Depends on the Storage Engine
The auto_increment column will behave but the Slave will become very bloated. Why ???
For any given non-unique index in an InnoDB table, each entry in s secondary index will have a copy of the
PRIMARY KEY as part of the entry.
If your InnoDB table has
PRIMARY KEY (id) (which is 8 bytes), then each secondary index entry will have the
Now if you change the
PRIMARY KEY to
(username,id), then each secondary index entry will have the (
id) attached. That can be up to 28 (8 + 20) bytes to each entry.
This will make INSERTs slower on the Slave.
This also allow duplicates of
You are better off creating a
UNIQUE KEY on
For those still using MyISAM, PLEASE DO NOT ATTEMPT THIS UNDER ANY CIRCUMSTANCES !!! Why ???
Any MyISAM table that has a compound key that involves an auto_increment column with increment based on the presences of the other columns
CREATE TABLE animals (
grp ENUM('fish','mammal','bird') NOT NULL,
id MEDIUMINT NOT NULL AUTO_INCREMENT,
name CHAR(30) NOT NULL,
PRIMARY KEY (grp,id)
INSERT INTO animals (grp,name) VALUES
SELECT * FROM animals ORDER BY grp,id;
which prints out
| grp | id | name |
| fish | 1 | lax |
| mammal | 1 | dog |
| mammal | 2 | cat |
| mammal | 3 | whale |
| bird | 1 | penguin |
| bird | 2 | ostrich |
Do you see how
id increments on a common value when
grp already exists in the table ?
The Master and the Slave will be so horribly out-of-sync. There will be no way to know which row in the Master belongs to a row in the Slave , and vice versa.
This makes changing the PRIMARY KEY of a MyISAM table totally dangerous for a Slave.
I have discussed this subject over 6 years ago
UPDATE 2019-04-20 08:52 EDT
Of course, it is possible but BEWARE !!! : My post was just about the dangers of doing so. In the event of problems, MyISAM would be an absolute nightmare to unravel. InnoDB would be somewhat OK but you are messing with the PRIMARY KEY.
Aug 14, 2012, I have recommended changing the storage engine and adding an index on a Slave (Can I have an InnoDB master and MyISAM slaves with Full-Text for searching?). I still recommend do something like this for older versions of MySQL (When FULLTEXT indexes for InnoDB did not exist yet). The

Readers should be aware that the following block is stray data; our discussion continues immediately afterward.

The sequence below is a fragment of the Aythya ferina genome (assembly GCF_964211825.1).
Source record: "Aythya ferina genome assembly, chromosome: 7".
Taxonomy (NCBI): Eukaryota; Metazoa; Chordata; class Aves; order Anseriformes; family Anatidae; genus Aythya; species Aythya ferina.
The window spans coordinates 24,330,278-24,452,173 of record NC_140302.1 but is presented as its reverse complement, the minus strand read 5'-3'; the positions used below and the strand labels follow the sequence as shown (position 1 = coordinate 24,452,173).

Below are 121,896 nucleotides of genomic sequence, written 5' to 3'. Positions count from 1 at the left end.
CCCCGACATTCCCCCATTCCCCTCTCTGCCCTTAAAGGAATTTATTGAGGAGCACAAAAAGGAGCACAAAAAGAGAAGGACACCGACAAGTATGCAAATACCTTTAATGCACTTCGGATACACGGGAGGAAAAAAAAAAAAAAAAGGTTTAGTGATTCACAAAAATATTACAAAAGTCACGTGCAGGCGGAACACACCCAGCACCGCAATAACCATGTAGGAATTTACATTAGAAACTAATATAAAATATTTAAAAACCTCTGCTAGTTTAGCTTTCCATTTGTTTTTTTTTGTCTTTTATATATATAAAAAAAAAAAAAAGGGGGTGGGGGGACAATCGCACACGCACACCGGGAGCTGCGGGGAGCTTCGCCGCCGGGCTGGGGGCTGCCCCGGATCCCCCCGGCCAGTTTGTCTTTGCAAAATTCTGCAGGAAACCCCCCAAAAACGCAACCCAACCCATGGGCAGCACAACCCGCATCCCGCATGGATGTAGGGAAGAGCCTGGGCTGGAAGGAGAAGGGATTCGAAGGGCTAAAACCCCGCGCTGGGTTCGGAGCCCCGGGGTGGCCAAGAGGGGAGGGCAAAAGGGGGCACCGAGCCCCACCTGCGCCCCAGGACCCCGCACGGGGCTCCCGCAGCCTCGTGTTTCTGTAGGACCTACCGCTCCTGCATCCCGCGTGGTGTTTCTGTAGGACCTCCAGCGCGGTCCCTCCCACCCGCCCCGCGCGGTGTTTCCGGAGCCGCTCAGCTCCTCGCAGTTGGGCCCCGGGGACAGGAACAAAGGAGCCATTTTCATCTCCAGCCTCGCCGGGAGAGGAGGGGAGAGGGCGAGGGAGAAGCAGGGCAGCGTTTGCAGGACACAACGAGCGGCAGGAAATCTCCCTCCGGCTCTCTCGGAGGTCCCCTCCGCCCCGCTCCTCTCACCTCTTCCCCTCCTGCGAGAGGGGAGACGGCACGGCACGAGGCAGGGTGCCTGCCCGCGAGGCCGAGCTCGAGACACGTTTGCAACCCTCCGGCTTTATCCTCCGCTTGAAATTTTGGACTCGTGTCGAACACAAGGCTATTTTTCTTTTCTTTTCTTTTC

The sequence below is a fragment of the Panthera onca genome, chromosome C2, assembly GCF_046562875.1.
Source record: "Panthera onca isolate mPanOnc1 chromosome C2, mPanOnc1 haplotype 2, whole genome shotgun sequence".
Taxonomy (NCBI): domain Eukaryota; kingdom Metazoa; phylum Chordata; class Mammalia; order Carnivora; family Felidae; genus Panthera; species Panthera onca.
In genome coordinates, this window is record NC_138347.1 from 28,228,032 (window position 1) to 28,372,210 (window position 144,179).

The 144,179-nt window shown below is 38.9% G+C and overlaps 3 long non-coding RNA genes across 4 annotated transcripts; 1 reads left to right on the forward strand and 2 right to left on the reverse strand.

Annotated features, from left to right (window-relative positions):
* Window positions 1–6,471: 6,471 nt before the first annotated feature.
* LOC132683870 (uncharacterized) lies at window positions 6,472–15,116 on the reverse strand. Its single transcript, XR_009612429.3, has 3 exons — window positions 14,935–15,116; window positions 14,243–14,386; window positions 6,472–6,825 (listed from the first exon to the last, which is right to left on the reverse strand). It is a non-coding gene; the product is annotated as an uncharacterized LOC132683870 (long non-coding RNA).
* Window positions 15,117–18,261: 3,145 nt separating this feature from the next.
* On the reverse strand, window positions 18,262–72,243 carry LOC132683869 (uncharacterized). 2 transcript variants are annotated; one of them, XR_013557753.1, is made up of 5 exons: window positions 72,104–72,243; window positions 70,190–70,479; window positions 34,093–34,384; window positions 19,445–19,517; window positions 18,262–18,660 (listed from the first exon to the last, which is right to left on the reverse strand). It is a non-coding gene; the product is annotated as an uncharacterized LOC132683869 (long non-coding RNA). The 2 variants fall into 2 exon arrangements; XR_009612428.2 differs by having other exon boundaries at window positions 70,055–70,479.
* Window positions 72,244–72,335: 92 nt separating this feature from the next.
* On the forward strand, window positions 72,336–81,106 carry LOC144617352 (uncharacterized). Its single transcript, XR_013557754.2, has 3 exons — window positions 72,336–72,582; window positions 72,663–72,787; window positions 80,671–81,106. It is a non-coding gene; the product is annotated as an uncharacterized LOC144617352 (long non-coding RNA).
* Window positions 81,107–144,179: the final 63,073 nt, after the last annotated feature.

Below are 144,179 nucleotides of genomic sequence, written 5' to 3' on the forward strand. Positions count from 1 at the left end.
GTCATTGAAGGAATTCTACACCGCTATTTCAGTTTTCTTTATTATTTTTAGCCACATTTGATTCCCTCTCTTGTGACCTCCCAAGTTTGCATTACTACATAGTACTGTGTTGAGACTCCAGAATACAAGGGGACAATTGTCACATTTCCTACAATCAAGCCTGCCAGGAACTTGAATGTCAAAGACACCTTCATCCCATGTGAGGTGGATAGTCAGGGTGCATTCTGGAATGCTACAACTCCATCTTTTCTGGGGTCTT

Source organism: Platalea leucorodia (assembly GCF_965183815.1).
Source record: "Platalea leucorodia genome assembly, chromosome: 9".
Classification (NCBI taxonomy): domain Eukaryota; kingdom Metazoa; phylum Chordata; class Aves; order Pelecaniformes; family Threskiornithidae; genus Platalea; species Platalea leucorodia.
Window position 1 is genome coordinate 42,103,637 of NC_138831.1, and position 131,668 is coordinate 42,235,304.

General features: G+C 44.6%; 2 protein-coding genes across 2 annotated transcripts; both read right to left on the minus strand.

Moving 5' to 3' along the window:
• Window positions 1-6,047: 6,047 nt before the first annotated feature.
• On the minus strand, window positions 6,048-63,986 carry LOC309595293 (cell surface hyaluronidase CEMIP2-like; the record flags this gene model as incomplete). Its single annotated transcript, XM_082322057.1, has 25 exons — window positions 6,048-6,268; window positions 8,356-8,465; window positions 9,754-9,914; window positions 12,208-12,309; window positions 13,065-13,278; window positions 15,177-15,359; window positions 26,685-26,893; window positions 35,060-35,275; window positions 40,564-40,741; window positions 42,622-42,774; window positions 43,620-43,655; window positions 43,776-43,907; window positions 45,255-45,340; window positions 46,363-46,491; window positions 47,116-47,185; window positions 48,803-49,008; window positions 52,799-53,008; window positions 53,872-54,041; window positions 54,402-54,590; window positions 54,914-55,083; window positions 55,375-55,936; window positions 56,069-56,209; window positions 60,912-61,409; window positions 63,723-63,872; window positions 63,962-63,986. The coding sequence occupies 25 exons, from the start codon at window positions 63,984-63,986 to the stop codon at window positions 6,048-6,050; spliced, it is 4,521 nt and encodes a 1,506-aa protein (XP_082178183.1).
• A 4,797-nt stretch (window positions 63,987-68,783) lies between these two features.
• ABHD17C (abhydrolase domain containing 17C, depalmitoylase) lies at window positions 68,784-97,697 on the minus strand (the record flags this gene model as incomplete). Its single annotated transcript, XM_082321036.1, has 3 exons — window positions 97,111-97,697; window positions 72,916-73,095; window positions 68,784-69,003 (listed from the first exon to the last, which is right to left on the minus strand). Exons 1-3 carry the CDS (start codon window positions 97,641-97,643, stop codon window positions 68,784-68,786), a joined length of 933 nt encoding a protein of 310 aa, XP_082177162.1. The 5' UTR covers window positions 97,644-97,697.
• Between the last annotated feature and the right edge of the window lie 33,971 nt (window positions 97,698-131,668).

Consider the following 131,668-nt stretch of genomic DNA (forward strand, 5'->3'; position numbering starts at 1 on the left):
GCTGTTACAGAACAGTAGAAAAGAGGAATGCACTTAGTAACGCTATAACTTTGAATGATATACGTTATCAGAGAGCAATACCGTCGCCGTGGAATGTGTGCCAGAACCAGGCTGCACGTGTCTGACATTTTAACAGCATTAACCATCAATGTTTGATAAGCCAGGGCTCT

PRIMARY KEY can be a different story.
I can easily see the EXPLAIN plan of a SELECT being radically different on a Slave from the EXPLAIN plan of its Master given a completely different order of
PRIMARY KEY columns.
You could never use a tool like pt-table-checksum and pt-table-sync to reconcile differences should the table become out of sync or replication breaking for unrelated reasons. Why ??? Both tools rely on the
PRIMARY KEY columns. Even with plain MySQL, just running
CHECKSUM TABLE table_name; would always be different between Master and Slave.
Your hoping for better performance runs the risk of MySQL interpreting the table as not being the same (because it simply won't be the same).
If you looking for the username to be unique, FORGET IT !!! Having
(username,id) as a
PRIMARY KEY allows for it. If you already have a
UNIQUE KEY on username on the Master, then the Slave already has the key it needs.
Make sure the Master has a
UNIQUE KEY on the username.
Don't do anything to the
PRIMARY KEY on the Slave. If you want to the Slave to have it, then do it on the Master so it replicates to the Slave.
Giving you a simple
it's possible or
it's not possible answer would be absolutely unfair to you given the bullet-riddled problems it would produce down the road for anyone who tries.
I would never recommend changing the
PRIMARY KEY of a Slave regardless of storage engine or DBMS. If you are still willing to accept the responsibility of changing the
PRIMARY KEY on a Slave after reading this, Godspeed, Spiderman !!!